Jon Hamm responded to criticisms of "Wild Mountain Thyme" and reflected on his first visit to Ireland during an episode of The Bill Simmons Podcast.
The release of the trailer for "Wild Mountain Thyme" in November stirred great reaction online with a particular focus on lackluster Irish accents and a storyline that seems to have come from another era despite being set in modern times.
In the film, adapted from the play "Outside Mullingar," Jon Hamm stars as Adam, the (American) potential love interest for Rosemary Muldoon, played by Emily Blunt. Belfast actor Jamie Blunt stars as quintessential Irish farmer Anthony, and Christopher Walken stars as Anthony's father Tony.
As Katie Harrington, a contributing writer for IrishCentral, put it, the new film portrays "Ireland as Americans want it to be, rather than Ireland as it is."
During his appearance on The Bill Simmons Podcast, Hamm argues that "Wild Mountain Thyme" is not meant to be a realistic look at modern Ireland, rather it is "a fable and it's a beautifully told like, snark-free, it's just earnest, it's a love story."
While Hamm took time to respond to the criticisms of "Wild Mountain Thyme" during the new podcast episode, he does have only lovely things to say about Ireland after visiting for the first time for filming.
Here's how the conversation between Hamm and host Bill Simmons went:
Simmons: "When you did this new movie, did you just want to go to Ireland for four months or did you like the script? What was it, 50/50?"
Hamm: "It wasn't 50/50. The Ireland stuff was a complete bonus.
"For me, it was working with John Patrick Shanley, who did Moonstruck and Joe Vs. The Volcano and all this other stuff. He is a hero of mine. And I had met him a couple of times, he’s a quintessential New York guy, Irish Catholic, like the whole thing, wears his heart on his sleeve, he's an amazing writer, an amazing creative force, and I loved his work and I'd seen the play that this movie was based on.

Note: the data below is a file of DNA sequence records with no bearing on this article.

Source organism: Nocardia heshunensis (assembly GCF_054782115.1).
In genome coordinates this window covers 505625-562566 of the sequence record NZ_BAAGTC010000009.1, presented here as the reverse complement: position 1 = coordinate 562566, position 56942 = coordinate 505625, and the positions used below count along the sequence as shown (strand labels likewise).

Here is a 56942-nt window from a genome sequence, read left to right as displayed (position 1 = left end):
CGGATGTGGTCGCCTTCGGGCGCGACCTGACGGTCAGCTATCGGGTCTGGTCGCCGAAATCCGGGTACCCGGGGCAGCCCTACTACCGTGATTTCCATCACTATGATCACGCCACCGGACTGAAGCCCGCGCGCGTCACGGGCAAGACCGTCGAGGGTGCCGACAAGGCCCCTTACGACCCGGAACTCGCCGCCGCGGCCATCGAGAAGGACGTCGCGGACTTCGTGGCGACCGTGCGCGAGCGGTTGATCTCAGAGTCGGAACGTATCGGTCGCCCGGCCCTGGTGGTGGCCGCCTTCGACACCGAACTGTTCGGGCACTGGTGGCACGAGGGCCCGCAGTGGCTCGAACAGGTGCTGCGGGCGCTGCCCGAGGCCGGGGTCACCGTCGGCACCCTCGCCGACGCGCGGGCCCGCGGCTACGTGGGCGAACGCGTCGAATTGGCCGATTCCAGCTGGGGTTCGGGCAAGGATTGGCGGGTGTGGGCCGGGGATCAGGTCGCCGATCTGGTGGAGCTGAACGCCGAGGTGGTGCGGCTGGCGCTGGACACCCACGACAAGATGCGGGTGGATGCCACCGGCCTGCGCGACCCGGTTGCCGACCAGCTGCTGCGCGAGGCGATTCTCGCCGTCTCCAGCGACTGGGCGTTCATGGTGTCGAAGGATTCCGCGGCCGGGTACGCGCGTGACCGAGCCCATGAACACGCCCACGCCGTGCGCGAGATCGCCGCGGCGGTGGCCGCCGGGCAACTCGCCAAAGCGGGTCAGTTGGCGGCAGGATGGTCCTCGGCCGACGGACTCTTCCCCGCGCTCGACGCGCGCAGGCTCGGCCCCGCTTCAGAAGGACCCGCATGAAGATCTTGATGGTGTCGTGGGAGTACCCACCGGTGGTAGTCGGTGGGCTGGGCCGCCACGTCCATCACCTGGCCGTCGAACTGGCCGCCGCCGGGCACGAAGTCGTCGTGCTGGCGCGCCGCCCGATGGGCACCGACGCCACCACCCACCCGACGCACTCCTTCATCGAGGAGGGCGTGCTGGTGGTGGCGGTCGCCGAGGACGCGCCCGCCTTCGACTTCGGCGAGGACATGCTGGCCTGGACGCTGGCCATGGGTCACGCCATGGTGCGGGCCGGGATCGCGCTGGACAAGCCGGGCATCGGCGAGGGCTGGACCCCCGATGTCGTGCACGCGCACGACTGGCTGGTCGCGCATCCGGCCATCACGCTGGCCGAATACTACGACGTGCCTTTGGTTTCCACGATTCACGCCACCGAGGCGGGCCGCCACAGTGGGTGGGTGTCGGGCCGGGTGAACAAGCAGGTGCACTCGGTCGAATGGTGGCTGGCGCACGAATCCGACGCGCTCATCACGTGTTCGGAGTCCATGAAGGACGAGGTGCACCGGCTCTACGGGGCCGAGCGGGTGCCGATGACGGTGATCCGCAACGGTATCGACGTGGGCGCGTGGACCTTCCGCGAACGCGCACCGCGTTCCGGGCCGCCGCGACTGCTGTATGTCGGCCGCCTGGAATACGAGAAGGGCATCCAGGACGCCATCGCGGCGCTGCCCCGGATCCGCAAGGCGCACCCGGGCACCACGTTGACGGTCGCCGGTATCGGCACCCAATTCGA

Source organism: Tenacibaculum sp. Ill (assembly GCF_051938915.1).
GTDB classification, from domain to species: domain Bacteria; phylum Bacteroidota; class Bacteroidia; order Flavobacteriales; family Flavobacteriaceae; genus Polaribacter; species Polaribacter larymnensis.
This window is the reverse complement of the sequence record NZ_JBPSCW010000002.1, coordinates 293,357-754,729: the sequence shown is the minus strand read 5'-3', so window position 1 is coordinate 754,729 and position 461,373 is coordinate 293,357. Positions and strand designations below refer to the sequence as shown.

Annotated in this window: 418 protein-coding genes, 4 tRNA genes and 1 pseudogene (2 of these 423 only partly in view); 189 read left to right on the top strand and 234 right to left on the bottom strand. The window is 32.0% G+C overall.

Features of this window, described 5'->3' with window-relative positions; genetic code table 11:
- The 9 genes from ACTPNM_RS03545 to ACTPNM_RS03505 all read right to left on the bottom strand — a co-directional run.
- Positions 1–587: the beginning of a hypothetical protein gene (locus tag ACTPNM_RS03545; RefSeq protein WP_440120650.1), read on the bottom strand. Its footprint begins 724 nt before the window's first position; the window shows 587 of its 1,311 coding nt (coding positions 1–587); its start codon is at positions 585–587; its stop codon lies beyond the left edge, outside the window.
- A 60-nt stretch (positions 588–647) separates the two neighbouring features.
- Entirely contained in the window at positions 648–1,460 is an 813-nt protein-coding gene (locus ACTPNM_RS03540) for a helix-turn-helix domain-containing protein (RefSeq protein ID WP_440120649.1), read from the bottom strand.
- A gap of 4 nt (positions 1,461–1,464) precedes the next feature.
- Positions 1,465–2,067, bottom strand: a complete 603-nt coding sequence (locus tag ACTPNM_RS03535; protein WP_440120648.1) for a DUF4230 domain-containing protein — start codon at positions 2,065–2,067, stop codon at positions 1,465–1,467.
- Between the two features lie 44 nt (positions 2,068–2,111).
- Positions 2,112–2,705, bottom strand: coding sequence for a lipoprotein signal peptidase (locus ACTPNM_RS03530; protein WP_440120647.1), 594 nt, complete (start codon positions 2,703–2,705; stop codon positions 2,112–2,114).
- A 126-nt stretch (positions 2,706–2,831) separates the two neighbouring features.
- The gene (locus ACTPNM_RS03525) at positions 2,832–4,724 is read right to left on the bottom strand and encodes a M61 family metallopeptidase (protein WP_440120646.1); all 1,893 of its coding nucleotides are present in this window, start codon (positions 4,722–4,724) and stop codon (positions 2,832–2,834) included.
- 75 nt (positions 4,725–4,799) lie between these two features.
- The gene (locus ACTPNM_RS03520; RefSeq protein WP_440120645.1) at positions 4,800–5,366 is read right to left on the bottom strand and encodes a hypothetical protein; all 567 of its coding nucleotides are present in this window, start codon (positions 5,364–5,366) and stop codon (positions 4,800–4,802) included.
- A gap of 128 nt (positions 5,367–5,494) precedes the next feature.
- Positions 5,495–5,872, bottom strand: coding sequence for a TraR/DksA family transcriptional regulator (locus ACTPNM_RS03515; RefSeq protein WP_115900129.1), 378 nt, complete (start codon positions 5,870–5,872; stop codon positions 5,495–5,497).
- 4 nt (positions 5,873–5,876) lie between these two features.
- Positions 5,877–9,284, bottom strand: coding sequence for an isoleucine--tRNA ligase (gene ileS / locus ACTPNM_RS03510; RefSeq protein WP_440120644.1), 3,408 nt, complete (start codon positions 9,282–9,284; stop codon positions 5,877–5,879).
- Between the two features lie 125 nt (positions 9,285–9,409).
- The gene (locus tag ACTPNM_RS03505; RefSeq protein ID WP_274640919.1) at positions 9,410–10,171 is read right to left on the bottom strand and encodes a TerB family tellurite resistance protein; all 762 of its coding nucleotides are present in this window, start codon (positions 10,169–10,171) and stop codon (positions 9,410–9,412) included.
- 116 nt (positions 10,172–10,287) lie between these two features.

"And in the play, my character's just spoken about, he doesn't have any lines, he doesn't have any words. Essentially, I got to like originate this character, which was kind of cool. And it was a straight offer, he was like, 'I really want you to play this part, I want you to come do this.'
"And I was like, 'oh, and it's in Ireland? Ok, sure, that sounds amazing.' And it was, it was amazing. I'd never been to Ireland. It definitely made me wanna go back.
"Nine of out ten people who watch the movie is like, 'I want to go to Ireland immediately', cos it really does represent, he represents - and it's getting kind of a bit of blowback, mostly from the Irish because they like nothing more than complaining about depictions of themselves, kind of like the people from Boston."
Simmons: "I was gonna say, Bostoners comes from Ireland."
Hamm: "There's a lot of shared DNA in there. But then they begrudgingly love it, so it comes full circle.
"It wouldn't be good unless they complained about it, that's my take.
"But the Irish are like, 'this is like, you're telling this weird fairytale, not all of us are farmers, some of us work for Google' and you're like, 'fine, we're not telling the story about the Irish tech boom of the 90s, this is not what we're doing. We're telling a fable, it's a fable and it's a beautifully told like, snark-free, it's just earnest, it's a love story.'
"Again, like I said, that sensibility and that kind of emotion and that tone is the perfect antidote for all of 2020.
"It’s just, everybody's angry and people want to burn statehouses, and you’re just like, ‘Or! You could watch a love story and chill for an hour and a half.’
Simmons: "The Irish people are like, 'you think you're better than me? You're not better than me! Who are you Jon Hamm?'
Simmons: "What was your most fun night in Ireland? Did you have a night where you just wandered into the wrong pub and ended up making seven friends?"
Hamm: "That happened everywhere. It really is, it sounds like a cliché or it sounds like a stereotype - but it's just, people are friendly, and especially in pubs when the music is playing.
"That's what they're there for. They are there for the community experience. They're there for the thing.
"And again, it feels like it was 100 years ago because you're looking around or I'm remembering being in a place where there are 65 people singing, drinking, breathing in each others' faces. I hope we get to do that again soon.
"It was so lovely. (John) Krasinski came over because Emily [Blunt] is his wife, brought the kids and the whole thing. And the producers would hang out and John would come and everybody was so nice, there was no Hollywood nonsense.
"First of all, we were in a town of, I don't know, a thousand people, Ballina [in Co Mayo]. It was this eensy little town, there was sort of one pub and the owner was there bartending and his wife would come in.
"It was so friendly and family and lovely and welcoming and Irish."
You can listen to Jon Hamm on the December 11 episode of The Bill Simmons Podcast here, with their discussion of Ireland and "Wild Mountain Thyme" beginning around 26:00: